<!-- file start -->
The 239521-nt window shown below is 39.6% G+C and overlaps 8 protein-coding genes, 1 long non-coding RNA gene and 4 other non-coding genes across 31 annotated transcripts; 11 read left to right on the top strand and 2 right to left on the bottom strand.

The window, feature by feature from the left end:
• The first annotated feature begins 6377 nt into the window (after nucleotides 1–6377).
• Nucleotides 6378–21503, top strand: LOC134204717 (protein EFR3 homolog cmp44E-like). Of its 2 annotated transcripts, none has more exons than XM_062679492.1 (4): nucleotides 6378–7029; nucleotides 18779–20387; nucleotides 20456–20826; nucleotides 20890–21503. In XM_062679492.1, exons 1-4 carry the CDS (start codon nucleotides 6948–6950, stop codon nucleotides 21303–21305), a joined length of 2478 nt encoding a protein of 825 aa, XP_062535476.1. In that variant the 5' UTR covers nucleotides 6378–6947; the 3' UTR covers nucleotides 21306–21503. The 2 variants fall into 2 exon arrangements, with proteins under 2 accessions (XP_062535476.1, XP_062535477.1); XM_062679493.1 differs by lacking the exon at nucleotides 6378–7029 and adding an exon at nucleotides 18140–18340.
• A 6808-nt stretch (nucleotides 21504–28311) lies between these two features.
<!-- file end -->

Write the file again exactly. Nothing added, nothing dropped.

The 239521-nt window shown below is 39.6% G+C and overlaps 8 protein-coding genes, 1 long non-coding RNA gene and 4 other non-coding genes across 31 annotated transcripts; 11 read left to right on the top strand and 2 right to left on the bottom strand.

The window, feature by feature from the left end:
• The first annotated feature begins 6377 nt into the window (after nucleotides 1–6377).
• Nucleotides 6378–21503, top strand: LOC134204717 (protein EFR3 homolog cmp44E-like). Of its 2 annotated transcripts, none has more exons than XM_062679492.1 (4): nucleotides 6378–7029; nucleotides 18779–20387; nucleotides 20456–20826; nucleotides 20890–21503. In XM_062679492.1, exons 1-4 carry the CDS (start codon nucleotides 6948–6950, stop codon nucleotides 21303–21305), a joined length of 2478 nt encoding a protein of 825 aa, XP_062535476.1. In that variant the 5' UTR covers nucleotides 6378–6947; the 3' UTR covers nucleotides 21306–21503. The 2 variants fall into 2 exon arrangements, with proteins under 2 accessions (XP_062535476.1, XP_062535477.1); XM_062679493.1 differs by lacking the exon at nucleotides 6378–7029 and adding an exon at nucleotides 18140–18340.
• A 6808-nt stretch (nucleotides 21504–28311) lies between these two features.